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Hackers infiltrated German government networks

February 28, 2018

German security services have admitted they uncovered a cyberattack on the government in December. Sources say the malware had been planted up to a year earlier and could be the work of a notorious Russian hacking group.

German Interior Ministry
Image: picture-alliance

The German government confirmed on Wednesday that it had suffered a large cyberattack which infiltrated federal computer networks.

Citing anonymous sources, German news agency dpa had earlier reported that the Russian hacking group APT28 had placed malware in a government network and infiltrated both the Foreign Ministry and the Defense Ministry.

The sources said the malware could have remained in the government's networks for as long as a year before the government discovered the breach in December.

Security services reportedly allowed the malware to remain in the system until Wednesday to try and gather information about the attack and who was responsible.

Read more: Does technology threaten democracy?

Official confirmation

The German Interior Ministry confirmed the attack without confirming the identity of the perpetrators.

"We can confirm that the Federal Office for Information Security (BSI) and intelligence services are investigating a cybersecurity incident concerning the federal government's information technology and networks," an Interior Ministry spokesman said.

The targeted ministries had since taken necessary measures to investigate the attack and protect their data, the spokesman added.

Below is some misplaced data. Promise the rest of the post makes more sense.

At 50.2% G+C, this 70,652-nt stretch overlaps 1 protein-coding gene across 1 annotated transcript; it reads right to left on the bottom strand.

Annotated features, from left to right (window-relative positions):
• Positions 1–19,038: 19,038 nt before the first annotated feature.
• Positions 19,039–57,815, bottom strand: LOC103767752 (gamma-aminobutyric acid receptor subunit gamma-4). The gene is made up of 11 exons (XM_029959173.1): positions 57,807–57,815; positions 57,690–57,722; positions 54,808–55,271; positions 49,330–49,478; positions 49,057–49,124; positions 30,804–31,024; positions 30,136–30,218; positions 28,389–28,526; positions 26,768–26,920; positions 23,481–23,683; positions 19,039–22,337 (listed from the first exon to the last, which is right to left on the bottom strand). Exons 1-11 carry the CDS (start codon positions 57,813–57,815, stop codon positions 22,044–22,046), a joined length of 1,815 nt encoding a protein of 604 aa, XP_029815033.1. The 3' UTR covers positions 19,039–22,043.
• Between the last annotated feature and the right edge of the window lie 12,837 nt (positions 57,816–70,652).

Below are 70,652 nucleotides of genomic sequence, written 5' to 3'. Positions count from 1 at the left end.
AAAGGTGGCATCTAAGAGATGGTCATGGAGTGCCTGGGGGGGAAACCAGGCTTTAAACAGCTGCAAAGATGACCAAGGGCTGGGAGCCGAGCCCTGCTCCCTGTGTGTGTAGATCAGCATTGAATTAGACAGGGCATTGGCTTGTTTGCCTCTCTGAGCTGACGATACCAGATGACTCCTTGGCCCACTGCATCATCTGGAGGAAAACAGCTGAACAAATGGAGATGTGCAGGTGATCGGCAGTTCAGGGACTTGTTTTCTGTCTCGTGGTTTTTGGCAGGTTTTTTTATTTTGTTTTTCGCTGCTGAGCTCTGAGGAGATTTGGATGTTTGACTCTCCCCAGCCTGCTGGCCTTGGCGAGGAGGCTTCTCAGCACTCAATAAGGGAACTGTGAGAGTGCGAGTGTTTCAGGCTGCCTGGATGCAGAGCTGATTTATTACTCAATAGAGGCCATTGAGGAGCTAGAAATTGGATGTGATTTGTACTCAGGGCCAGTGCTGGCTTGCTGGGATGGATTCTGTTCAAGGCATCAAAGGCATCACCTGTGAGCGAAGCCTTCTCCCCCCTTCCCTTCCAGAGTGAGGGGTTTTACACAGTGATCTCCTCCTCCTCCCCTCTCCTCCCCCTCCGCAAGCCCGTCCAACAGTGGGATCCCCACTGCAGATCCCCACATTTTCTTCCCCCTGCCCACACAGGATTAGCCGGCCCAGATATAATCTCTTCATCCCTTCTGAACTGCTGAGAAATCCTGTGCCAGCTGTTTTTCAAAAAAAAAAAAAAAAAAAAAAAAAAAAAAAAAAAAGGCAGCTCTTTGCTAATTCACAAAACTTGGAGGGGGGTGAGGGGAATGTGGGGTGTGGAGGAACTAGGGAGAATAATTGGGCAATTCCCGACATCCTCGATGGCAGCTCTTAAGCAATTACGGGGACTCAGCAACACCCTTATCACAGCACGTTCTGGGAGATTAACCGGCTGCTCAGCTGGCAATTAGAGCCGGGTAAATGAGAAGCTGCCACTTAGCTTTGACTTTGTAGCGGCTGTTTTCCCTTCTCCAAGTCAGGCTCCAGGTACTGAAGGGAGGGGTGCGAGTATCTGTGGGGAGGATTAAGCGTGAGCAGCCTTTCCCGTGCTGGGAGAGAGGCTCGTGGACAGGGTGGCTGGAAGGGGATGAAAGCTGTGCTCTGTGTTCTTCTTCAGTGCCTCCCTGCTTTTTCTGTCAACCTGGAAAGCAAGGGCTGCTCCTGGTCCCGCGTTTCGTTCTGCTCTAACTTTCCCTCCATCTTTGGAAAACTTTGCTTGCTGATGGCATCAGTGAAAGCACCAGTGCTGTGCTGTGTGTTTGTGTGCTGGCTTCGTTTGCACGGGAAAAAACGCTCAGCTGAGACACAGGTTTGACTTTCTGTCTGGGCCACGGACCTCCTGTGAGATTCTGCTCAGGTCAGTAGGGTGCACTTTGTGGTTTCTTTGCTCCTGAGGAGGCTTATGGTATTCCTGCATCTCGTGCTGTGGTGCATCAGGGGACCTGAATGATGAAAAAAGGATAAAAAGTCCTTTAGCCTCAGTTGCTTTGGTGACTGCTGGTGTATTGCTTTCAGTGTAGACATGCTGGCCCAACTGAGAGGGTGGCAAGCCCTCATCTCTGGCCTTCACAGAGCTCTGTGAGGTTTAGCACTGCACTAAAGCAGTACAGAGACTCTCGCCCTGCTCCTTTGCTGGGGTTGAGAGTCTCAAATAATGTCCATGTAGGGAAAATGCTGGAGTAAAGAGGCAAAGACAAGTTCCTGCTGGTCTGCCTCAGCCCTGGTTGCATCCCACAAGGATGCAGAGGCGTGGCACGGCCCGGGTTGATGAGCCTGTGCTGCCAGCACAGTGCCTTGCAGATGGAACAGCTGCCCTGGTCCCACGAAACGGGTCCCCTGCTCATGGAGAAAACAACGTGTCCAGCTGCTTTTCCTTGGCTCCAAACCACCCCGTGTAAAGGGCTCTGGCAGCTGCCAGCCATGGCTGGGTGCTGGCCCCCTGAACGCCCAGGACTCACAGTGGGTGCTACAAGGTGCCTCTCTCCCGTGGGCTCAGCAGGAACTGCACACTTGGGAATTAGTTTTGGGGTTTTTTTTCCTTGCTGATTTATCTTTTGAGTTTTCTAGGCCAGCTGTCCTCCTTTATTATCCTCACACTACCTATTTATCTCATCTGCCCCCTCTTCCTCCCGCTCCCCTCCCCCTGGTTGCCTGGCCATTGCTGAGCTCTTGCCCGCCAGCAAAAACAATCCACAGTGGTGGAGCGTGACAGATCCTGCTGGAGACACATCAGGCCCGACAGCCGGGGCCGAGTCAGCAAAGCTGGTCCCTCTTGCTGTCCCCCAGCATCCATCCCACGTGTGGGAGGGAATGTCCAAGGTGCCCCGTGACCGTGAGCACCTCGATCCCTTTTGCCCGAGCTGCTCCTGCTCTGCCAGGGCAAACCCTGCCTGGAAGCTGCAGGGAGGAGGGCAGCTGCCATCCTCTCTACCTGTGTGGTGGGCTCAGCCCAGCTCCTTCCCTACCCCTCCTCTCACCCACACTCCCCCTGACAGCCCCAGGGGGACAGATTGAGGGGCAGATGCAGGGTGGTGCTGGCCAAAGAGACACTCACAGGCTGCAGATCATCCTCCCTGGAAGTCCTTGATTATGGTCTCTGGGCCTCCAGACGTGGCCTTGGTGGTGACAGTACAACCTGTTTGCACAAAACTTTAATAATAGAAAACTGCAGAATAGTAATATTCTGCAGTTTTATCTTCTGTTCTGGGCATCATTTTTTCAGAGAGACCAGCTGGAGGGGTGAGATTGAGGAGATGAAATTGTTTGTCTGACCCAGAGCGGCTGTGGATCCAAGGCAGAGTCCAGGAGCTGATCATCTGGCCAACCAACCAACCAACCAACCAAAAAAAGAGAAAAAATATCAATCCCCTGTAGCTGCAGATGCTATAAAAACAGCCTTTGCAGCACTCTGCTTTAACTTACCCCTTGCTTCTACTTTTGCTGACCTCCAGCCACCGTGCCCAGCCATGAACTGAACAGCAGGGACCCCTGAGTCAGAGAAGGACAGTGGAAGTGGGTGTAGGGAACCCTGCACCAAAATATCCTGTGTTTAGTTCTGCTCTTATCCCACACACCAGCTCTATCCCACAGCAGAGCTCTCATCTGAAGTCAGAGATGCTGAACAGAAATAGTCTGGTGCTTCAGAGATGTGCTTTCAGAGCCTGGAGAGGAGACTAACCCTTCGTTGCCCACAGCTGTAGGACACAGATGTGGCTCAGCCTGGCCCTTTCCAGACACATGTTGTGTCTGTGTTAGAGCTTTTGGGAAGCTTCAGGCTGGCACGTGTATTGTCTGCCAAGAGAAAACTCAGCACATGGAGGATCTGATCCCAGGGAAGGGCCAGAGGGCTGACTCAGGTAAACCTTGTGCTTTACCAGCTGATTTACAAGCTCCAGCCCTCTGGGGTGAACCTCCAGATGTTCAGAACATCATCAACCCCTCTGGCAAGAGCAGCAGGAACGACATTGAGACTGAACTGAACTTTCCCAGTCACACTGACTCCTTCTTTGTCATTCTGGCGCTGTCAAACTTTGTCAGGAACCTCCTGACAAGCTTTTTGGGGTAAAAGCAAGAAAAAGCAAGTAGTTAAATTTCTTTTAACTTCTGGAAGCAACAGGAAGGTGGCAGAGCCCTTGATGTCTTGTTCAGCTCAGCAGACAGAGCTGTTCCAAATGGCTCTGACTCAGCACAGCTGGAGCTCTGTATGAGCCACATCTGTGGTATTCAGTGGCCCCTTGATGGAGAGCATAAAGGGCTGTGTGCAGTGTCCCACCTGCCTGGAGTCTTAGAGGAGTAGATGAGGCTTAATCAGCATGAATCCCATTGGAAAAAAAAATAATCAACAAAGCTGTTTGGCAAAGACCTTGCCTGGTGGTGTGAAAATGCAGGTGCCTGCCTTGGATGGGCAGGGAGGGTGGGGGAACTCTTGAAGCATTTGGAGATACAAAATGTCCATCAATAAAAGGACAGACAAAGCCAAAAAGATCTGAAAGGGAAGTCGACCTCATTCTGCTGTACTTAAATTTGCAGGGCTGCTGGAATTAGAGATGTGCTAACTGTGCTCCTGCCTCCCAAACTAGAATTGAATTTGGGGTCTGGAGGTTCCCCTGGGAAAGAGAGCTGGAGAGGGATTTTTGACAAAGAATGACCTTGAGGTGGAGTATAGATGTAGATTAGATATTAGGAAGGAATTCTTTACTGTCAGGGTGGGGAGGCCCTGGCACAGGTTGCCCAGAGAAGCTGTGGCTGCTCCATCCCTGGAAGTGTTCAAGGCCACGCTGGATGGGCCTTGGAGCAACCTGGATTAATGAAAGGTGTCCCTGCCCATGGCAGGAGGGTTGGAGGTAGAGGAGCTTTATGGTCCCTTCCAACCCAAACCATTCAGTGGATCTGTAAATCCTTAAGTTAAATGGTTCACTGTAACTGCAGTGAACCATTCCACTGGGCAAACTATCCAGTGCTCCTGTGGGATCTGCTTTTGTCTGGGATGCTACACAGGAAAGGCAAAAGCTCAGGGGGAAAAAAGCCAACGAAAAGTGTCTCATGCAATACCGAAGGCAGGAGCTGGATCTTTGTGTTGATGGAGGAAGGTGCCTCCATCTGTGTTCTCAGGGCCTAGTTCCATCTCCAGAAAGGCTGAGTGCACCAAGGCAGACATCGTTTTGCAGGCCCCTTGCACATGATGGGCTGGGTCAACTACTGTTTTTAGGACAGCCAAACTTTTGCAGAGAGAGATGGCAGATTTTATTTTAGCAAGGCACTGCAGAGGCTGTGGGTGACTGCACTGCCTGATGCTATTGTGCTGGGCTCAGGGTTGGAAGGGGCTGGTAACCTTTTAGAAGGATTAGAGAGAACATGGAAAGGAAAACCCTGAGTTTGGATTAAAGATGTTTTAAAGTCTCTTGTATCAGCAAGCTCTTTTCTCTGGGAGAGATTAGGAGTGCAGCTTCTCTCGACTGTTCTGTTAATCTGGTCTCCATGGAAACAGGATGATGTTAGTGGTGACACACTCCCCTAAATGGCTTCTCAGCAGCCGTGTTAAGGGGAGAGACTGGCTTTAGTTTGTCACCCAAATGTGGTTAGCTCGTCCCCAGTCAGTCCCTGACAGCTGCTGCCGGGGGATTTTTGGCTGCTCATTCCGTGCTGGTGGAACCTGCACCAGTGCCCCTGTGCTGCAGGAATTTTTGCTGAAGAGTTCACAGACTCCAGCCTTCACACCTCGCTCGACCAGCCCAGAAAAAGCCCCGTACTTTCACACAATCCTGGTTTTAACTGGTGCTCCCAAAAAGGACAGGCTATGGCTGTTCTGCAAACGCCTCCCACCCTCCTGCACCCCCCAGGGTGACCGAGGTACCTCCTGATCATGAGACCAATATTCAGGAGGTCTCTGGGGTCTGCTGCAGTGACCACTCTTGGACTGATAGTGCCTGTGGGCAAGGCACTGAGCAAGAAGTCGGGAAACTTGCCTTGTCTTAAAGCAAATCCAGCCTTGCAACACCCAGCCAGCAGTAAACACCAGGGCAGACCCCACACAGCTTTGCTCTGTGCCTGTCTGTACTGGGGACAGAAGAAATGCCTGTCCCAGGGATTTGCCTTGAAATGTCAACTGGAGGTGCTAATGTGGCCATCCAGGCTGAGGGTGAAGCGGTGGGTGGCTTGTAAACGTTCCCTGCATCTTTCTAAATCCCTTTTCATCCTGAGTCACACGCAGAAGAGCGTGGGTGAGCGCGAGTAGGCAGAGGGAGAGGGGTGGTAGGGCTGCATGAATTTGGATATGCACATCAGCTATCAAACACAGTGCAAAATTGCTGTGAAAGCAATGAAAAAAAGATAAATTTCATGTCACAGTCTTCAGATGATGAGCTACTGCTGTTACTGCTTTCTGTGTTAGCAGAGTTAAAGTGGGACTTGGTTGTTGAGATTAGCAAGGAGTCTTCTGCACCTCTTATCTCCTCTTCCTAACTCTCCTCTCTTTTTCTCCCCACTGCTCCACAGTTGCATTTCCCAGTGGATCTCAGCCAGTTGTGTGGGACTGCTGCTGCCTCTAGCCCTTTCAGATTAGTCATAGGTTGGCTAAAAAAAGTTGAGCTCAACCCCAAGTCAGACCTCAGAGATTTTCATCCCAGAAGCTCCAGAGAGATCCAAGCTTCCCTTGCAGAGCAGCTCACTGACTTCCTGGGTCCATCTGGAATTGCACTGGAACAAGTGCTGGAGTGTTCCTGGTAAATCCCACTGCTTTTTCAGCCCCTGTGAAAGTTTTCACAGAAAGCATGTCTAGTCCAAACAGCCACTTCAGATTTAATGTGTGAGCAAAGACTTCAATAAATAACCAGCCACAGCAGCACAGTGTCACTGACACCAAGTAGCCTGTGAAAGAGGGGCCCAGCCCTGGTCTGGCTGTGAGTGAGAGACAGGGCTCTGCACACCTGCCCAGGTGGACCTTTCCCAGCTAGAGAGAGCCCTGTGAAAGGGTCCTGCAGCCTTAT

How much data was intercepted within that period of time remains unclear.

'Secure' network jeopardized

The hackers reportedly infiltrated the government's "Informationsverbund Berlin-Bonn" (IVBB) network, a specially designed communications platform which is separate from other public networks to ensure a supposed added layer of security. It's used exclusively by the chancellery, the German parliament, federal ministries, the Federal Audit Office and several security institutions in Berlin and Bonn; the former German capital where some ministries still have offices.

The government said it receives roughly 20 attempted hacking attacks per day, while German intelligence services also carry out penetration tests once per week.

Read more: Hacking for the government: Germany opens ZITiS cyber surveillance agency

Opposition livid

The German parliamentary committee that oversees the work of Germany's intelligence services is set to meet shortly after noon on Thursday to discuss the incident.

Some opposition lawmakers have criticized the security services for failing to inform them about the attack.

"If the government has known about this since December, the fact that lawmakers responsible for oversight of [digital affairs] had to learn of it through the press is really scandalous," the Left Party's cyber expert, Anke Domscheit-Berg, told public broadcaster ZDF.

"We expect representatives at the Interior Ministry, Foreign Ministry, Defense Ministry and Federal Office for Information Security to explain themselves," said Manuel Höferlin from the Free Democratic Party (FDP).

Konstantin von Notz from the Greens said, "The question that needs to be answered is why the public has only now found out about this."

APT28's alleged Kremlin ties

APT28, also known as Fancy Bear, has been linked to Russian military intelligence. The group was identified as the likely source of an attack on the German parliament in 2015, as well as NATO and governments in eastern Europe.

The group's 2015 attack on the Bundestag was so far-reaching that the German government was forced to replace its entire IT infrastructure.

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amp,dm/sms (dpa, AP, Reuters)